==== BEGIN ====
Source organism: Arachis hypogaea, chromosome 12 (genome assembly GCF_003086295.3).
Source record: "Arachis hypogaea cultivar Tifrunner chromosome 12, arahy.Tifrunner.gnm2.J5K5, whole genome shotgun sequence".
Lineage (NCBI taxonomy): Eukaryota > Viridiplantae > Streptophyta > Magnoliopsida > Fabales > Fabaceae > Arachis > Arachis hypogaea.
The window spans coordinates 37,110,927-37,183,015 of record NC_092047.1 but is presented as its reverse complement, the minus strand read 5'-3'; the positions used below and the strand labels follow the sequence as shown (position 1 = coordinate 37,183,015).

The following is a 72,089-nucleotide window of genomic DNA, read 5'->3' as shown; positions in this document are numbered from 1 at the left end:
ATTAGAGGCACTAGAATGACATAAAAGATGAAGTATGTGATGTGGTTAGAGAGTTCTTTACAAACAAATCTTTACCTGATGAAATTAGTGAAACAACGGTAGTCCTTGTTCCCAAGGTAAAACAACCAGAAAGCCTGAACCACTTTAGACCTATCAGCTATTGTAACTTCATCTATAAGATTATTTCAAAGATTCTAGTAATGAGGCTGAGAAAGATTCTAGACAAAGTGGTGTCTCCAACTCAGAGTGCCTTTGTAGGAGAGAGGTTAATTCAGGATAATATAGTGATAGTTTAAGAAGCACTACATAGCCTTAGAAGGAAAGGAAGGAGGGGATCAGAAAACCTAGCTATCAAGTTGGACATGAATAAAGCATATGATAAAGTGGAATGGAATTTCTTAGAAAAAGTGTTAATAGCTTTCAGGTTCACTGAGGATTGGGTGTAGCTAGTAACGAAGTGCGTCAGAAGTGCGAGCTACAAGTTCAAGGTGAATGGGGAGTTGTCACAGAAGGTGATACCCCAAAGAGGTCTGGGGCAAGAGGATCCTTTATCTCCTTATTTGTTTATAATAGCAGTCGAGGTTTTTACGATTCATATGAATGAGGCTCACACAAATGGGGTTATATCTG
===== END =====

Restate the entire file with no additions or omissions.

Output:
Source organism: Arachis hypogaea, chromosome 12 (genome assembly GCF_003086295.3).
Source record: "Arachis hypogaea cultivar Tifrunner chromosome 12, arahy.Tifrunner.gnm2.J5K5, whole genome shotgun sequence".
Lineage (NCBI taxonomy): Eukaryota > Viridiplantae > Streptophyta > Magnoliopsida > Fabales > Fabaceae > Arachis > Arachis hypogaea.
The window spans coordinates 37,110,927-37,183,015 of record NC_092047.1 but is presented as its reverse complement, the minus strand read 5'-3'; the positions used below and the strand labels follow the sequence as shown (position 1 = coordinate 37,183,015).

The following is a 72,089-nucleotide window of genomic DNA, read 5'->3' as shown; positions in this document are numbered from 1 at the left end:
ATTAGAGGCACTAGAATGACATAAAAGATGAAGTATGTGATGTGGTTAGAGAGTTCTTTACAAACAAATCTTTACCTGATGAAATTAGTGAAACAACGGTAGTCCTTGTTCCCAAGGTAAAACAACCAGAAAGCCTGAACCACTTTAGACCTATCAGCTATTGTAACTTCATCTATAAGATTATTTCAAAGATTCTAGTAATGAGGCTGAGAAAGATTCTAGACAAAGTGGTGTCTCCAACTCAGAGTGCCTTTGTAGGAGAGAGGTTAATTCAGGATAATATAGTGATAGTTTAAGAAGCACTACATAGCCTTAGAAGGAAAGGAAGGAGGGGATCAGAAAACCTAGCTATCAAGTTGGACATGAATAAAGCATATGATAAAGTGGAATGGAATTTCTTAGAAAAAGTGTTAATAGCTTTCAGGTTCACTGAGGATTGGGTGTAGCTAGTAACGAAGTGCGTCAGAAGTGCGAGCTACAAGTTCAAGGTGAATGGGGAGTTGTCACAGAAGGTGATACCCCAAAGAGGTCTGGGGCAAGAGGATCCTTTATCTCCTTATTTGTTTATAATAGCAGTCGAGGTTTTTACGATTCATATGAATGAGGCTCACACAAATGGGGTTATATCTG